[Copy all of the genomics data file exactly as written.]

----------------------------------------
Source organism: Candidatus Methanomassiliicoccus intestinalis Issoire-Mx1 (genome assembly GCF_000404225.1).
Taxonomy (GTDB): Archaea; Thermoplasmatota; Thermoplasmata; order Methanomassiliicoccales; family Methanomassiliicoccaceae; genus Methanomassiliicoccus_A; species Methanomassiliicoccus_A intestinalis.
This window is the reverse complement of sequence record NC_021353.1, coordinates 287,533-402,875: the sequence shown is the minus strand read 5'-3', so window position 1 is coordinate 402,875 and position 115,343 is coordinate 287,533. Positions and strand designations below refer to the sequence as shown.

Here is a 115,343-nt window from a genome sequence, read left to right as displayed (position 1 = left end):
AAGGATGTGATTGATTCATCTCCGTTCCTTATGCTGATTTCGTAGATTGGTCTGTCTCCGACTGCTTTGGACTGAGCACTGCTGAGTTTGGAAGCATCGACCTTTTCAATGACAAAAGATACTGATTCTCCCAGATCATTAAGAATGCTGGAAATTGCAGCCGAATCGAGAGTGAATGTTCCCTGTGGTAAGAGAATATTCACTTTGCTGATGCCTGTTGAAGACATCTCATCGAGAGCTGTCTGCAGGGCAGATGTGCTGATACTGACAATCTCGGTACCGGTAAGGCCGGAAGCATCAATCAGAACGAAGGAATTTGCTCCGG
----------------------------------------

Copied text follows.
Source organism: Candidatus Methanomassiliicoccus intestinalis Issoire-Mx1 (genome assembly GCF_000404225.1).
Taxonomy (GTDB): Archaea; Thermoplasmatota; Thermoplasmata; order Methanomassiliicoccales; family Methanomassiliicoccaceae; genus Methanomassiliicoccus_A; species Methanomassiliicoccus_A intestinalis.
This window is the reverse complement of sequence record NC_021353.1, coordinates 287,533-402,875: the sequence shown is the minus strand read 5'-3', so window position 1 is coordinate 402,875 and position 115,343 is coordinate 287,533. Positions and strand designations below refer to the sequence as shown.

Here is a 115,343-nt window from a genome sequence, read left to right as displayed (position 1 = left end):
AAGGATGTGATTGATTCATCTCCGTTCCTTATGCTGATTTCGTAGATTGGTCTGTCTCCGACTGCTTTGGACTGAGCACTGCTGAGTTTGGAAGCATCGACCTTTTCAATGACAAAAGATACTGATTCTCCCAGATCATTAAGAATGCTGGAAATTGCAGCCGAATCGAGAGTGAATGTTCCCTGTGGTAAGAGAATATTCACTTTGCTGATGCCTGTTGAAGACATCTCATCGAGAGCTGTCTGCAGGGCAGATGTGCTGATACTGACAATCTCGGTACCGGTAAGGCCGGAAGCATCAATCAGAACGAAGGAATTTGCTCCGG